1862 Sharps & Hankins Naval Carbine

First I must apologize for my spelling errors. It seems as though in my rush to enter content my grammar and spelling haven’t been as good as they should. I find myself wanting to add information as quickly as possible and in my haste I’m making errors, I’m sorry I’ll try to do better.

So on to the next weapon in my Civil War Arsenal. I’ve been of the fence as to which weapon I’d write about next, so I decided to write about the New Model 1862 Sharp & Hankins Naval Carbine.

Christian Sharps left the Sharps Rifle Company in 1853 and started his own company. He needed capital to expand his operation so he brought in partners Ira B. Ebby and Natan H. Bolles. The Companies name was C. Sharps & Company.

In 1860 William C. Hankins, a wood maker by trade joined the firm as superintendent of the rifle works. He brought additional capital to the business, which was greatly needed. In 1861 Ira and Nathan left the firm, the following year William became a full partner. In 1863 the Company’s name was changed to Sharps & Hankins.

The Sharps & Hankins Carbine contained a number of “firsts” in the military field.

1. The separate firing pin within the receiver.

2. Hammer safety mechanism, this kept the hammer face from contacting the firing pin.

3. Extractor system, a spring loaded catch in the frame extracts the cartridge and also prevents the forward movement of the cartridge case when the breech is open.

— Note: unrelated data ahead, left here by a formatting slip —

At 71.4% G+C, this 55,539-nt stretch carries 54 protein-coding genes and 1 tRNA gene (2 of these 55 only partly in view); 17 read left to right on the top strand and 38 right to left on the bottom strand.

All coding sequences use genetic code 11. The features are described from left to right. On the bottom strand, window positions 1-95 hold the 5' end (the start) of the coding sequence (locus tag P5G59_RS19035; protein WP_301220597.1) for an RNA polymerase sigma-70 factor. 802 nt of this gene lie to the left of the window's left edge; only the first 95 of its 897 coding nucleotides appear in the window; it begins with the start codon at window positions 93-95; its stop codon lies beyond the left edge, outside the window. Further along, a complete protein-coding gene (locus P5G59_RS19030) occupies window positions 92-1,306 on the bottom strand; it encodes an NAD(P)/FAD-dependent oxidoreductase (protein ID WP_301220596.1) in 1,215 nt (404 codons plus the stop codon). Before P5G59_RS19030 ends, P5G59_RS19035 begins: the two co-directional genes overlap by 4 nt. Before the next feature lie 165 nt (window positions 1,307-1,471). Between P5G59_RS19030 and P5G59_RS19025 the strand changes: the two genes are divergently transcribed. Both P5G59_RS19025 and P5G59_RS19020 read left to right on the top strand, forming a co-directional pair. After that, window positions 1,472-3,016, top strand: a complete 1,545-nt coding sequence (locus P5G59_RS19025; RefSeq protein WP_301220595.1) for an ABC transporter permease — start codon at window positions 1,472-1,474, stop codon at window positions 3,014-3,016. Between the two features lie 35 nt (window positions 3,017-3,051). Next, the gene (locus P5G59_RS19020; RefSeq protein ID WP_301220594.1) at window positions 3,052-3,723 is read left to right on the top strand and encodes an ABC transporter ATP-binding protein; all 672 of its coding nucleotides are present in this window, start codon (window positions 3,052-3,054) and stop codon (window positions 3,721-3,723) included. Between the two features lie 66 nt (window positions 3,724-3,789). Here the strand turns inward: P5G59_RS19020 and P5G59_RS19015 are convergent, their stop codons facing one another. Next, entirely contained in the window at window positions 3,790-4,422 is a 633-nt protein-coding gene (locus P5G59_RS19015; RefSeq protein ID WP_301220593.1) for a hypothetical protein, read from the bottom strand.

The Sharps & Hankins Carbine used a 52 – 56 rimfire cartridge with the later carbines chambered for Spencer rimfire cartridges. It had a 800 yard graduated rear sight with a walnut stock the overall length of the carbine is 38 5/8”long and the Barrel is 23 5/8”long. But perhaps the strangest thing about this weapon is that it has a leather sleeve that fits over the barrel and is fastened at the breech. Because this was designed for Naval use it was thought that the leather would prevent the barrel from rusting from exposure to salt water, however they found that when the leather got wet it held the water (like a sponge) and rusted the barrel, part of the learning curve of the industrial revolution I guess.

They actually made a Calvary version of this Carbine without the leather sleeve over the barrel. This carbine measured a total of 33 ½ “with the barrel length of 18 ¾”. It had a sling ring on the left side of the breech so the cavalrymen could attach it to there harness.

About 6200 of these were made throughout the war at a cost of $25.00 each. There were only a handful (600 I think) of the Calvary version made.

The one you see here is a 1900 serial # and is in good condition. Most of the bluing has worn off but it has no rust on it. The leather is in very good condition but may have been replaced at some time. On most of these Navy Carbines the leather sleeve is in poor condition or even missing

The Sharps & Hankins Co. closed its doors in 1867 and all guns were sold off by 1868. William Hankins left the firm early 1867 and the Company changed its name to C. Sharps & Co.

Christian Sharps (who by the way patented the breech mechanism on the Sharps Carbine) died of tuberculosis on March 12, 1874 his estate was valued at $341.25.